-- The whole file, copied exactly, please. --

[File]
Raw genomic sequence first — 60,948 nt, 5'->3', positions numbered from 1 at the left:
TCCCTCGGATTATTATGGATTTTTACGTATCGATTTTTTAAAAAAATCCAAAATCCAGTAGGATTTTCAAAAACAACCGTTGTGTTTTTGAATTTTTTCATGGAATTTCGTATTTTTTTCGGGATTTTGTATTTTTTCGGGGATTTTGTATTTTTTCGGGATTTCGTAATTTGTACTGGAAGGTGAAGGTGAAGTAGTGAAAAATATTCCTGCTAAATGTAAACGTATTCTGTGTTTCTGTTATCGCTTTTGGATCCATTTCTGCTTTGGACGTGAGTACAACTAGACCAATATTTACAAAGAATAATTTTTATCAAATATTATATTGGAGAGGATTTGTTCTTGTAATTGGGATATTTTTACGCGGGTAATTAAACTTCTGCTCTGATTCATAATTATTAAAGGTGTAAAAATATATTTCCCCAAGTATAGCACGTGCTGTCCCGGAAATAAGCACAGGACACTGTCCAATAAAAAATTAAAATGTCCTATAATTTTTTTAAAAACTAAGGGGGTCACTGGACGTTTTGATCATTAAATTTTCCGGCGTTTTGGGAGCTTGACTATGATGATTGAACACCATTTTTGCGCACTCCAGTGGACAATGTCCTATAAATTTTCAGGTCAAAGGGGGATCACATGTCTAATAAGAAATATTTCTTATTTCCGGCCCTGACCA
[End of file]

Raw genomic sequence first — 60,948 nt, 5'->3', positions numbered from 1 at the left:
TCCCTCGGATTATTATGGATTTTTACGTATCGATTTTTTAAAAAAATCCAAAATCCAGTAGGATTTTCAAAAACAACCGTTGTGTTTTTGAATTTTTTCATGGAATTTCGTATTTTTTTCGGGATTTTGTATTTTTTCGGGGATTTTGTATTTTTTCGGGATTTCGTAATTTGTACTGGAAGGTGAAGGTGAAGTAGTGAAAAATATTCCTGCTAAATGTAAACGTATTCTGTGTTTCTGTTATCGCTTTTGGATCCATTTCTGCTTTGGACGTGAGTACAACTAGACCAATATTTACAAAGAATAATTTTTATCAAATATTATATTGGAGAGGATTTGTTCTTGTAATTGGGATATTTTTACGCGGGTAATTAAACTTCTGCTCTGATTCATAATTATTAAAGGTGTAAAAATATATTTCCCCAAGTATAGCACGTGCTGTCCCGGAAATAAGCACAGGACACTGTCCAATAAAAAATTAAAATGTCCTATAATTTTTTTAAAAACTAAGGGGGTCACTGGACGTTTTGATCATTAAATTTTCCGGCGTTTTGGGAGCTTGACTATGATGATTGAACACCATTTTTGCGCACTCCAGTGGACAATGTCCTATAAATTTTCAGGTCAAAGGGGGATCACATGTCTAATAAGAAATATTTCTTATTTCCGGCCCTGACCA